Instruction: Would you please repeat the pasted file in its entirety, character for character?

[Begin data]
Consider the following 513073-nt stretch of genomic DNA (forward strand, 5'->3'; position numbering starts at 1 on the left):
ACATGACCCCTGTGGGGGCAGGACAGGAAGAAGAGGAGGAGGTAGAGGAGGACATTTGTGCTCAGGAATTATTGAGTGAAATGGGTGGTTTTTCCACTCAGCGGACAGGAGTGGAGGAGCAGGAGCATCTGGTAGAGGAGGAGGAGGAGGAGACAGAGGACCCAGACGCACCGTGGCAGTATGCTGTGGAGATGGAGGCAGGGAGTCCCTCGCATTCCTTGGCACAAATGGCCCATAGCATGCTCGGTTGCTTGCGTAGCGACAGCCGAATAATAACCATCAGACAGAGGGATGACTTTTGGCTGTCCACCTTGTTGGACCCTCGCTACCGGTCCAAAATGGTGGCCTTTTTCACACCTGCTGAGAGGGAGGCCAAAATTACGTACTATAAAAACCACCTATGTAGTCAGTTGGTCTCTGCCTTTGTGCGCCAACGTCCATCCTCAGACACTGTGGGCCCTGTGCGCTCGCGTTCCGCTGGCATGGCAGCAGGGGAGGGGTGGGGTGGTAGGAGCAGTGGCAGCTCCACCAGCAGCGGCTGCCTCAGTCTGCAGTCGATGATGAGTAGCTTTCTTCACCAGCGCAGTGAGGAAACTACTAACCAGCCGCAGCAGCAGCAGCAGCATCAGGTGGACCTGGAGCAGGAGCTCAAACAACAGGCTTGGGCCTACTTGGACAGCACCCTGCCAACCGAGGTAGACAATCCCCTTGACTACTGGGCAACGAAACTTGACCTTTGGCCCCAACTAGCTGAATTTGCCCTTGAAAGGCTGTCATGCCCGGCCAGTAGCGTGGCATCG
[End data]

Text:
Consider the following 513073-nt stretch of genomic DNA (forward strand, 5'->3'; position numbering starts at 1 on the left):
ACATGACCCCTGTGGGGGCAGGACAGGAAGAAGAGGAGGAGGTAGAGGAGGACATTTGTGCTCAGGAATTATTGAGTGAAATGGGTGGTTTTTCCACTCAGCGGACAGGAGTGGAGGAGCAGGAGCATCTGGTAGAGGAGGAGGAGGAGGAGACAGAGGACCCAGACGCACCGTGGCAGTATGCTGTGGAGATGGAGGCAGGGAGTCCCTCGCATTCCTTGGCACAAATGGCCCATAGCATGCTCGGTTGCTTGCGTAGCGACAGCCGAATAATAACCATCAGACAGAGGGATGACTTTTGGCTGTCCACCTTGTTGGACCCTCGCTACCGGTCCAAAATGGTGGCCTTTTTCACACCTGCTGAGAGGGAGGCCAAAATTACGTACTATAAAAACCACCTATGTAGTCAGTTGGTCTCTGCCTTTGTGCGCCAACGTCCATCCTCAGACACTGTGGGCCCTGTGCGCTCGCGTTCCGCTGGCATGGCAGCAGGGGAGGGGTGGGGTGGTAGGAGCAGTGGCAGCTCCACCAGCAGCGGCTGCCTCAGTCTGCAGTCGATGATGAGTAGCTTTCTTCACCAGCGCAGTGAGGAAACTACTAACCAGCCGCAGCAGCAGCAGCAGCATCAGGTGGACCTGGAGCAGGAGCTCAAACAACAGGCTTGGGCCTACTTGGACAGCACCCTGCCAACCGAGGTAGACAATCCCCTTGACTACTGGGCAACGAAACTTGACCTTTGGCCCCAACTAGCTGAATTTGCCCTTGAAAGGCTGTCATGCCCGGCCAGTAGCGTGGCATCG